…Strange as it may sound, it is true, that many—perhaps the majority—of those who feed their souls on this great declaration, seem to have trained themselves to think, when it falls upon their ears, in the first instance at least, not so much of how great, how immeasurably great, God’s love is, as rather of how great the world is. It is the world that God loves, they say,—the world: and forthwith they fall to thinking how great the world is, and how, nevertheless, God loves it all. Think, they cry, of the multitudes of men that swarm over the face of the earth; and have swarmed over it through all the countless generations from the beginning; and will swarm over it in ever-increasing numbers through perhaps even more countless generations yet to come, until the end: and God loves them all, each and every one of them, from the least to the greatest; so loves them that He has given His only begotten Son to die for them, for each and every one of them—and for each and every one of them with the same intent,—the intent, namely, that he may be saved. oh how great the love of God must be to embrace in its compass these uncounted multitudes of men; and so to embrace them that every individual that enters as a constituent unit into the mass of mankind receives his full share of it, or rather is inundated by its undivided and undiminished flood!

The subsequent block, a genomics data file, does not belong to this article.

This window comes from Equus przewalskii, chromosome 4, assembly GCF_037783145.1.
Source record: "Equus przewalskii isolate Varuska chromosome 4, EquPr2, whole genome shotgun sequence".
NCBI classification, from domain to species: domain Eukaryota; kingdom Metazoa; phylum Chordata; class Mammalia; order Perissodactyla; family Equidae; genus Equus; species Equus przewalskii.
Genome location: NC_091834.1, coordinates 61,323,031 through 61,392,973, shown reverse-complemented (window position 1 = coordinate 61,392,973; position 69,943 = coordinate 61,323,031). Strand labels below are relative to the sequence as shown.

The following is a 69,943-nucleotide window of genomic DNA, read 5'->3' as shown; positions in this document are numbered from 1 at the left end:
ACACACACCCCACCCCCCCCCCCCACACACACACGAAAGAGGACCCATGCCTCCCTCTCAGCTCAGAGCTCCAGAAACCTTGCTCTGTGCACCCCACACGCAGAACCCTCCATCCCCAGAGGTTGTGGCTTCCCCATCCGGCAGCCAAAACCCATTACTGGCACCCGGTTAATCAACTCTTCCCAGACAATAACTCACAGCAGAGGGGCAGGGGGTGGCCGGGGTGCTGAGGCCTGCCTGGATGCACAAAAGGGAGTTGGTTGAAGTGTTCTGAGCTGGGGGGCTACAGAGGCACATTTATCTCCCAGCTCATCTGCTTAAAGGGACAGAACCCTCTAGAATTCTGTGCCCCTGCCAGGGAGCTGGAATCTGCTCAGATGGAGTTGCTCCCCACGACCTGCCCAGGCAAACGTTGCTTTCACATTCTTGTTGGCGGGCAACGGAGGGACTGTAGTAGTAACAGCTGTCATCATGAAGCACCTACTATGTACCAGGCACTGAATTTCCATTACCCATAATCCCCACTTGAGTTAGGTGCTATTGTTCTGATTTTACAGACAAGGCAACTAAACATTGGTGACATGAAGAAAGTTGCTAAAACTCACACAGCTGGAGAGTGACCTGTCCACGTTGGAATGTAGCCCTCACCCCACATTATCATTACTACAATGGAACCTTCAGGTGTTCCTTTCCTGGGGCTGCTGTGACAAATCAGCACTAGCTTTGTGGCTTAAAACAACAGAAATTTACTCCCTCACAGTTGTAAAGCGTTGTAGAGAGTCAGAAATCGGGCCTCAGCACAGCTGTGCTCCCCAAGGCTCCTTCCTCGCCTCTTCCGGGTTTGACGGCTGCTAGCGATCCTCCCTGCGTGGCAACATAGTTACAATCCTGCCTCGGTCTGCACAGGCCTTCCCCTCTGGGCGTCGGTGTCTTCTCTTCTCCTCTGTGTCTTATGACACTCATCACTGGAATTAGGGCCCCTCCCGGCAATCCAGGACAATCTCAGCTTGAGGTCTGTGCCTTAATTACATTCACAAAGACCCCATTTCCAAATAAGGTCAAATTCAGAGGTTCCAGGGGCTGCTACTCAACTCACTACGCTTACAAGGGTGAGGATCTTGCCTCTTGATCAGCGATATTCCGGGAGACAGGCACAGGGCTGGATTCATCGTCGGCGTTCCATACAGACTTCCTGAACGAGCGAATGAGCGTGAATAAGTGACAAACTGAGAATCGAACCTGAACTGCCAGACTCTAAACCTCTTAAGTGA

Certainly this is a great conception. But it is just as certainly not a great enough conception to meet the requirements of our text…
…We discover, then, that the distribution of the term “world” in our text into “each and every man” in the world not only begins with the obvious misstep of directing our attention at once rather to the greatness of the world than to the greatness of God’s love and only infers the latter from the former; but ends by positively belittling the love of God, as if it could content itself with half-measures,—nay, in numerous instances, with what is practically no measure at all. For if it is satisfied with merely opening a way of salvation and leaving men to walk in this way or not as they list, the hard facts of life force us to add that it is satisfied with merely opening a way of salvation for multitudes to whom it should never be made known that a way of salvation lay open before them, although their sole hope lies in their walking in it.
The text is given to enhance in our hearts the conception of the love of God to sinners: to make us to know somewhat of the height and depth and length and breadth of it, though truly is passes knowledge. It will not do, then, as we read it to throw limitations around this love, as if it could not accomplish that whereto it is set.
—Benjamin B. Warfield, The Saviour of the World (Bellingham, WA: Logos Bible Software, 2008), 103–105, 108, 111.